I selected a range of polyester fabrics, from heavyweight polyester satin, dress lining, soft, lightweight polyester net, and a polycotton mix. I painted and printed papers with disperse dyes, and, when dry, transferred these onto the fabrics with a hot iron. It was interesting to see how many prints I could get from one piece of transfer paper as it gradually faded with use, and also how the print ‘took’ on different fabrics. The polycotton print was a lot more subtle/subdued/faded compared to the other fabrics due to the cotton content.
I crumpled a plastic bag onto the wet painted paper and allowed it to dry before removing it, to give a lovely water-marked effect.
I got a little carried away printing with bubble wrap, but I think the ‘bubble’ effect relates perfectly to the subject of water. It was also interesting to see the colours of one painted paper transferred onto a paper painted with different colours.
I collected a selection of polyester machine threads in variegated and metallic colours to match my colour scheme.
I experimented with markal paintsticks. The image below was stencilled through sequin waste over a commercially printed fabric.
Again, with markal paintsticks, the fabric below was one I had screen printed for a previous project. The fabric is quite light in weight and so was suitable for frottage over a nylon mesh fabric.
I then soaked a range of cotton and silk fabric in a soda ash solution.
I scrunched and stacked a couple of commercially printed fabrics into a jar, poured dye on them and left them for a few hours whilst I painted the rest of the fabrics.
I also dyed a selection of threads to match my colour scheme. The first was a blue ombre effect.
The other group of threads were dyed in a variegated range of colours.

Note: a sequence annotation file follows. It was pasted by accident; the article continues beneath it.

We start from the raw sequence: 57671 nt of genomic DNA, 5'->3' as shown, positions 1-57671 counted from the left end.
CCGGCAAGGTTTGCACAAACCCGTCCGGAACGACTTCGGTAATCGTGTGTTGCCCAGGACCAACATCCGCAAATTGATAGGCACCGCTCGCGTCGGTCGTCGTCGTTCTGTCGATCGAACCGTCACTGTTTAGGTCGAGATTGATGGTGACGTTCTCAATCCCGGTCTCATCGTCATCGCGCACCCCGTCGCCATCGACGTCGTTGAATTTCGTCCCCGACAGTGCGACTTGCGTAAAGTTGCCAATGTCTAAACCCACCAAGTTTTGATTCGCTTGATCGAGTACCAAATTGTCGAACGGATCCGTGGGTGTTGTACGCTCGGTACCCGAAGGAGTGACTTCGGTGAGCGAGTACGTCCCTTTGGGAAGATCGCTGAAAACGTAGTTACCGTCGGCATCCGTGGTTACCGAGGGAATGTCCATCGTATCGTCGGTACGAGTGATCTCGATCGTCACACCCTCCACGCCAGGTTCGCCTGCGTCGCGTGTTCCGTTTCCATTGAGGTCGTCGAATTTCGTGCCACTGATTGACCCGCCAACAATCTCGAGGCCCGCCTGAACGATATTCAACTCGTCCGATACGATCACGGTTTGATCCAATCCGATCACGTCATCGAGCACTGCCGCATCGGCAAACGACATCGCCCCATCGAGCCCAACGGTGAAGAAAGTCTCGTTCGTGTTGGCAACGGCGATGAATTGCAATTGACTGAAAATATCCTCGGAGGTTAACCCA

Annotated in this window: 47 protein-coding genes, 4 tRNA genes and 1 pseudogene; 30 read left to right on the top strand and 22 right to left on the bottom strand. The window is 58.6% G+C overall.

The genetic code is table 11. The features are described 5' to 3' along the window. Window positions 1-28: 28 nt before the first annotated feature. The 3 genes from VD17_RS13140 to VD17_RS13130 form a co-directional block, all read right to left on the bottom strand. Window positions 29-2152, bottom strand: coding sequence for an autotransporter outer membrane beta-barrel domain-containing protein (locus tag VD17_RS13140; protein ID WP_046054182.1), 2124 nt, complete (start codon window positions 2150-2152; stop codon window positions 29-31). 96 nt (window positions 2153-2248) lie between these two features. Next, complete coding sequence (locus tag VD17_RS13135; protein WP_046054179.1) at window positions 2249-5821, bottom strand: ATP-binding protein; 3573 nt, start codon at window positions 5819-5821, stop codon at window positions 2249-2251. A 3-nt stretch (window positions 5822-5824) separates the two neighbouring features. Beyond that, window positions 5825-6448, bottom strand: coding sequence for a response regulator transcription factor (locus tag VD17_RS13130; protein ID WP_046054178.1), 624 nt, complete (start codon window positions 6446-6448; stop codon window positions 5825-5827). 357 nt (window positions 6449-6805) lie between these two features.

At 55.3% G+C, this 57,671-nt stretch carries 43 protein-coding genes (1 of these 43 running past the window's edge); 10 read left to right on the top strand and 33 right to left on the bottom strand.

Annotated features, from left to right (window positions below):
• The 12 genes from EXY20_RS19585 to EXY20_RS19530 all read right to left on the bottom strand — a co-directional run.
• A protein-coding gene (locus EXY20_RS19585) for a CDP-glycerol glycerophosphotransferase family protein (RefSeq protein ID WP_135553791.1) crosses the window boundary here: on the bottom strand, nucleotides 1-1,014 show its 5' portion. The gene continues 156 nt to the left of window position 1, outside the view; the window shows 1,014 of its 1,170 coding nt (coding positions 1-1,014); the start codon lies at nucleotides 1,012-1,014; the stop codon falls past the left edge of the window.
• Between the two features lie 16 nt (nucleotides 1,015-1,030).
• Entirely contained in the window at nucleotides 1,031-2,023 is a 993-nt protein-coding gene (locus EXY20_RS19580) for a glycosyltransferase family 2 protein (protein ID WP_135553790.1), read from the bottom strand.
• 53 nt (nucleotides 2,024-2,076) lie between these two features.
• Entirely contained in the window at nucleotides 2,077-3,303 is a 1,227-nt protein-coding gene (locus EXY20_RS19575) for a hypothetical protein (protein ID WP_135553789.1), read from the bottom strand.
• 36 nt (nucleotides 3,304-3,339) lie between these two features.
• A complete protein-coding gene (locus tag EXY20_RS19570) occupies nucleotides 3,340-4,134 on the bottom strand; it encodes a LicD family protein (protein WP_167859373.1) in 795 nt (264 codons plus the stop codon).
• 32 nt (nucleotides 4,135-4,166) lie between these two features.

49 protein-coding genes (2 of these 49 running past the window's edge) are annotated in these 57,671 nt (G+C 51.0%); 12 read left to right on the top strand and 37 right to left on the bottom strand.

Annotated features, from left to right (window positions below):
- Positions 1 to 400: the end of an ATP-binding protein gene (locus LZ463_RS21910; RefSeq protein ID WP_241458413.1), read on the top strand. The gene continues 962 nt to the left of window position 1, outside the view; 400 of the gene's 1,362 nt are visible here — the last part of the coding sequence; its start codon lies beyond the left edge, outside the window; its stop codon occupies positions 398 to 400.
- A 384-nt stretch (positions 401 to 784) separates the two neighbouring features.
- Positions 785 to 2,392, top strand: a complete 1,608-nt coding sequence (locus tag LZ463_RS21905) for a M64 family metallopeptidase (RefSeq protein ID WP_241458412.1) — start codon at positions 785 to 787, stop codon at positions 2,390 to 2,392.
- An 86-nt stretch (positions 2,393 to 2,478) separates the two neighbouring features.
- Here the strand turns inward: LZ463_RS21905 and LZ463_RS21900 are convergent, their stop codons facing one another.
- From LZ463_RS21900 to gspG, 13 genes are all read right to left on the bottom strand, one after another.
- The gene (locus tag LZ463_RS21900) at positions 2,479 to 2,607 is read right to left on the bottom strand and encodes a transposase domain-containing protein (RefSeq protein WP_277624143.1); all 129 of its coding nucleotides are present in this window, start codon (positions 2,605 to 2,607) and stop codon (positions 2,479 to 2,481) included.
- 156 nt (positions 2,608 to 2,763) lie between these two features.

At the end of a very enjoyable day, I ended up with a pleasing array of fabric and threads to use in the next few projects.
The next method I experimented with was adding colour to transfer adhesive.
I was pleasantly surprised by the results that could be achieved with coloured crayons. I ironed this sample onto plain white felt.
Fluorescent green acrylic paint was watered down, and rippled the backing paper, to give a lovely watery effect.
I painted one of my patterns from Chapter 1 onto the bondaweb with blue drawing ink.
Jacquard Lumiere in pearlescent turquoise, and silver acrylic paint onto bondaweb, then ironed onto plain white cotton.
White oil pastel circles, and white acrylic paint onto a green/grey polycotton. I thought it might give an interesting effect if I tore the bondaweb and layered the two designs together.
White oil pastel circles onto a dark blue cotton.
I watered down some of my thermo-chromatic printing ink and painted it onto the bondaweb. The colours seemed to separate very slightly giving a touch of a pink halo around the ‘blocks’ of purple.
But the ink still changed colour beautifully when heat was applied!
This year, three people have had a massive influence on my research/studies. At Summer School, Bobby Britnell introduced us to the work of Wilhelmina Barnes Graham. Her sea paintings using rows of wavy lines were so simple, yet beautifully evoked the movement and rhythm of the sea.